Nvidia Tegra 2: The smartbook is a tablet

Nvidia's Tegra 2 chip to power a number of tablets in 2010, providing an alternative to Windows-based Netbooks.

LAS VEGAS--The smartbook is now a tablet, at least according to Nvidia, whose upcoming Tegra 2 chip will power these mobile computers in 2010.

Device makers using Nvidia's Tegra 2 chip will, for the most part, initially bring out tablets--not classic clamshell designs--according to Mike Rayfield, general manager of Nvidia's mobile business. "A year ago there was a lot of talk about clamshell devices," Rayfield said, speaking in a teleconference before the Consumer Electronics Show. But that's changed, according to Rayfield, because consumers may mistake a clamshell-design smartbook for a Windows-Intel-based Netbook.

"The tablet is a good entree from a (telecommunication) carriers standpoint. It would avoid confusion of people getting clamshells and assuming they're getting a Windows PC," he said.

On the CES floor, Nvidia was showing prototype tablets using its new Tegra 2 chip
On the CES floor, Nvidia was showing prototype tablets using its new Tegra 2 chip Brooke Crothers

Rayfield described the devices as having "screen sizes between 5 and 10 inches, all touch-capable...most of them are very thin, well under an inch," he said, adding that they will have one or two cameras, Wi-Fi, and 3G, among other features.

Tegra 2 will provide full high-definition Web streaming and Flash (Adobe) acceleration. "Tegra 2 is in production. Hundreds of development systems [are ]out in the wild. You'll see devices with Tegra 2 in the marketplace in 2010," he said.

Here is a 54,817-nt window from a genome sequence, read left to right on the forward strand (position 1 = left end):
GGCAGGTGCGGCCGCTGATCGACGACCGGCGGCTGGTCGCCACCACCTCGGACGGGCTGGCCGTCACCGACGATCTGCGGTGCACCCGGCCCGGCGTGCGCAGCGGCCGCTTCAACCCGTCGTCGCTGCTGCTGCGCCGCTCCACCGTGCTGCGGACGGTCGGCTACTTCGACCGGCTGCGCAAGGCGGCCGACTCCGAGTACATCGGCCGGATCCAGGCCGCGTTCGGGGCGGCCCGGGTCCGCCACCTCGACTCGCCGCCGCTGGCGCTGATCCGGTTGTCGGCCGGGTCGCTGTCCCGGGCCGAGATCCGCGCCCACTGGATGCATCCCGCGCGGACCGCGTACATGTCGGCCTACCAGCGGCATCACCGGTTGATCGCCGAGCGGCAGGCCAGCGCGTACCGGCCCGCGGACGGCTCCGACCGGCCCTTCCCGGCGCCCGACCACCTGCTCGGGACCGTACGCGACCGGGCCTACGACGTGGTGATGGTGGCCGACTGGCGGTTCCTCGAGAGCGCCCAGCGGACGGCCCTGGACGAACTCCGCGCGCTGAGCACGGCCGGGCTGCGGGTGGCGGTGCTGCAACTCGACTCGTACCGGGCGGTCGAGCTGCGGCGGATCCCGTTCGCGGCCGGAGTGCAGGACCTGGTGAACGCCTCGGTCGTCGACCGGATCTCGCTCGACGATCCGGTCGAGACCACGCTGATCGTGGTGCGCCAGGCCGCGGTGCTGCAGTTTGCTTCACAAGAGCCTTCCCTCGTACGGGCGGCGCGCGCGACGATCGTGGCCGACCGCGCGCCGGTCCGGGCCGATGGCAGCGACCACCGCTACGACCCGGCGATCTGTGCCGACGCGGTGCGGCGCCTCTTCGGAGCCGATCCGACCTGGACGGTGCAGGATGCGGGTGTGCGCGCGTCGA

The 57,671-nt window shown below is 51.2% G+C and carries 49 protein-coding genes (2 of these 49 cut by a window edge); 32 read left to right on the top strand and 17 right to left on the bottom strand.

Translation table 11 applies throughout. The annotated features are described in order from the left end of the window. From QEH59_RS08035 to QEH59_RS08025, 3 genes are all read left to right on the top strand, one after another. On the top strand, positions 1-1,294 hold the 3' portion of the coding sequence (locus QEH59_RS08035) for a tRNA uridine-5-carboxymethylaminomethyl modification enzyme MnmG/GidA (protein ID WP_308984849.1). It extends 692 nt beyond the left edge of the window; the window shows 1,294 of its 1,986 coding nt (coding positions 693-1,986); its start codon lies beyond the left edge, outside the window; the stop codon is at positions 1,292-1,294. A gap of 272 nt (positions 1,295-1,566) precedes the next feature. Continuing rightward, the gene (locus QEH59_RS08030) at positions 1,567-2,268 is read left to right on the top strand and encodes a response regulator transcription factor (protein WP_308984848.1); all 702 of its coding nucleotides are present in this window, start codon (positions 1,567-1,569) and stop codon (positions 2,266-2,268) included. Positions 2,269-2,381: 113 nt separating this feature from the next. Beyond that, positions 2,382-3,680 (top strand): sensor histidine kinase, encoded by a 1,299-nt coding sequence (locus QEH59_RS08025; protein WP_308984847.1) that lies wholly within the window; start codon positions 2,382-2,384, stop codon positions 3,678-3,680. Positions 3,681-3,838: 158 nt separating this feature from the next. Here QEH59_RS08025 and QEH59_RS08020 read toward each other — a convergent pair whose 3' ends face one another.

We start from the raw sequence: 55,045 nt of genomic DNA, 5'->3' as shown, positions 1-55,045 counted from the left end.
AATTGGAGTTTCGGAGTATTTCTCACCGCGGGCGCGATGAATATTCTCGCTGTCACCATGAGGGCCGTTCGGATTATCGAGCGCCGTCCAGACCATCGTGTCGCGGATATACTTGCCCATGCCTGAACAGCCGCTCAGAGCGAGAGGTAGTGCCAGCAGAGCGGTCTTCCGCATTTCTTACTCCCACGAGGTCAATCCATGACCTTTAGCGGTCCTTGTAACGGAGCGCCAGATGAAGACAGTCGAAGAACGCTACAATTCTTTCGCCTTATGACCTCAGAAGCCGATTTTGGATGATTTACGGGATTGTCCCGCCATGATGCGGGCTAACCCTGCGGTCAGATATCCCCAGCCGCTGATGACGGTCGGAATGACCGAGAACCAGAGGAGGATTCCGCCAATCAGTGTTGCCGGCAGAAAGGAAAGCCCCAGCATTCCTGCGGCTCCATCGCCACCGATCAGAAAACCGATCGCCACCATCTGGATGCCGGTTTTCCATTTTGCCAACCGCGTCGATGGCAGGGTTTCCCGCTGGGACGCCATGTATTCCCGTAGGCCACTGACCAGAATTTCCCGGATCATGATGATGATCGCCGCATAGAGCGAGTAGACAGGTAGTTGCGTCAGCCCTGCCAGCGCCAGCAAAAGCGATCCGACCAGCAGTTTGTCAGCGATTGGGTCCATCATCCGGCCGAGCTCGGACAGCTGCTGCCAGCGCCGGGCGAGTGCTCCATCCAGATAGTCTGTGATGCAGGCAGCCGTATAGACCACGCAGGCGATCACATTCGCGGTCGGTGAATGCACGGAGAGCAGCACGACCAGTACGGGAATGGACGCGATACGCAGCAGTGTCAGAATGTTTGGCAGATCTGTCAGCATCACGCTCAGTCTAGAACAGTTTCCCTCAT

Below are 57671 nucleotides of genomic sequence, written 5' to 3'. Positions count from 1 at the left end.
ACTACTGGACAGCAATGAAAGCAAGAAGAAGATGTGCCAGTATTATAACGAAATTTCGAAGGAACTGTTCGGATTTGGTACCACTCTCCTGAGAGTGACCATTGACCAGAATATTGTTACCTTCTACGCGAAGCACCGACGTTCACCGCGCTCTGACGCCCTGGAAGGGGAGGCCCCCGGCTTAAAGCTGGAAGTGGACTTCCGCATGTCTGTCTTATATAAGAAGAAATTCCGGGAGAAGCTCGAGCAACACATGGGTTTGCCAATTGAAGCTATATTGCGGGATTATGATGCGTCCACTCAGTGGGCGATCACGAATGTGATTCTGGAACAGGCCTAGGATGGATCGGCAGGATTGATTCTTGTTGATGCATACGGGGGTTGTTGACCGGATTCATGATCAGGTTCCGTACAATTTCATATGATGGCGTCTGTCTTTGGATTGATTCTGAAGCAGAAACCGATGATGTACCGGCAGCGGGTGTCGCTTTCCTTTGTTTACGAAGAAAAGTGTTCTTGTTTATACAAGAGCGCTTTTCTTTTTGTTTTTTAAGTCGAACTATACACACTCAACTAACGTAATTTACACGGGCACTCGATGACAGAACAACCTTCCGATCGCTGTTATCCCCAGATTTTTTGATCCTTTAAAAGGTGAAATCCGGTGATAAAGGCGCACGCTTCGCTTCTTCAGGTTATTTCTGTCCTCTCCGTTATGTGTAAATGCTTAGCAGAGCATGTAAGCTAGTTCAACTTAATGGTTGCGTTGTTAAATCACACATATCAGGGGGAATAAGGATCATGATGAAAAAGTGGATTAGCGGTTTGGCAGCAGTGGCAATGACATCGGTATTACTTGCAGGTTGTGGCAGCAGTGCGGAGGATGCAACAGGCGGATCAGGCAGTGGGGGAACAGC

Some tablet makers will go direct through retail, some through carriers, Rayfield said.

"The GPU (graphics processing unit) is used extensively in flash acceleration. We believe that will be a significant differentiator," he said, speaking about the Tegra 2's graphics component, a strong suit for Nvidia.

About the author

Brooke Crothers writes about mobile computer systems, including laptops, tablets, smartphones: how they define the computing experience and the hardware that makes them tick. He has served as an editor at large at CNET News and a contributing reporter to The New York Times' Bits and Technology sections. His interest in things small began when living in Tokyo in a very small apartment for a very long time.

 

Join the discussion

Conversation powered by Livefyre

Show Comments Hide Comments
Latest Galleries from CNET
The best and worst quotes of 2014 (pictures)
A roomy range from LG (pictures)
This plain GE range has all of the essentials (pictures)
Sony's 'Interview' heard 'round the world (pictures)
Google Lunar XPrize: Testing Astrobotic's rover on the rocks (pictures)
CNET's 15 favorite How Tos of 2014